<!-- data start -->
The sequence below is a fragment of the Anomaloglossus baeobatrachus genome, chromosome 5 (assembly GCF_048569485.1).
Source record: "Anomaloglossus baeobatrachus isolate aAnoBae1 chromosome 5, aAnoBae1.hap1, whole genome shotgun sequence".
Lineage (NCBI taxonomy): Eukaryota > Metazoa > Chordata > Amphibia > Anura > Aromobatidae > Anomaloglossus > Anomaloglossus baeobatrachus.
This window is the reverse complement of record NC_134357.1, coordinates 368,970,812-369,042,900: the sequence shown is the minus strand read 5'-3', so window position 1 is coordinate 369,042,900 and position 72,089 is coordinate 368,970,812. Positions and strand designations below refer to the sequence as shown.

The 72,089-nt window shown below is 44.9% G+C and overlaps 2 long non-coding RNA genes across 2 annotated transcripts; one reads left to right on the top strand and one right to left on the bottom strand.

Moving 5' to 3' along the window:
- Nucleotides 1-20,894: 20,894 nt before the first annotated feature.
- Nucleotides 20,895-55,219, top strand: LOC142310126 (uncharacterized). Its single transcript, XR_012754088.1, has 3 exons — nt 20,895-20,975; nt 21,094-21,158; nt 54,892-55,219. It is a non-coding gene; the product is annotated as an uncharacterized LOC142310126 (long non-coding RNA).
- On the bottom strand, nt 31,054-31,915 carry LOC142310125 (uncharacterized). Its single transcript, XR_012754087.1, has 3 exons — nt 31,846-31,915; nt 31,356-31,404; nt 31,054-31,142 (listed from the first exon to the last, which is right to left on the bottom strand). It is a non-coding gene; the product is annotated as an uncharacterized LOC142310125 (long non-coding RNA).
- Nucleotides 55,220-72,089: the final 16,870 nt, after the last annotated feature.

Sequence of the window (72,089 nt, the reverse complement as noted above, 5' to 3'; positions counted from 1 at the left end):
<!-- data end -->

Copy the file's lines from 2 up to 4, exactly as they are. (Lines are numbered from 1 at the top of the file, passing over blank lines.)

Source record: "Anomaloglossus baeobatrachus isolate aAnoBae1 chromosome 5, aAnoBae1.hap1, whole genome shotgun sequence".
Lineage (NCBI taxonomy): Eukaryota > Metazoa > Chordata > Amphibia > Anura > Aromobatidae > Anomaloglossus > Anomaloglossus baeobatrachus.
This window is the reverse complement of record NC_134357.1, coordinates 368,970,812-369,042,900: the sequence shown is the minus strand read 5'-3', so window position 1 is coordinate 369,042,900 and position 72,089 is coordinate 368,970,812. Positions and strand designations below refer to the sequence as shown.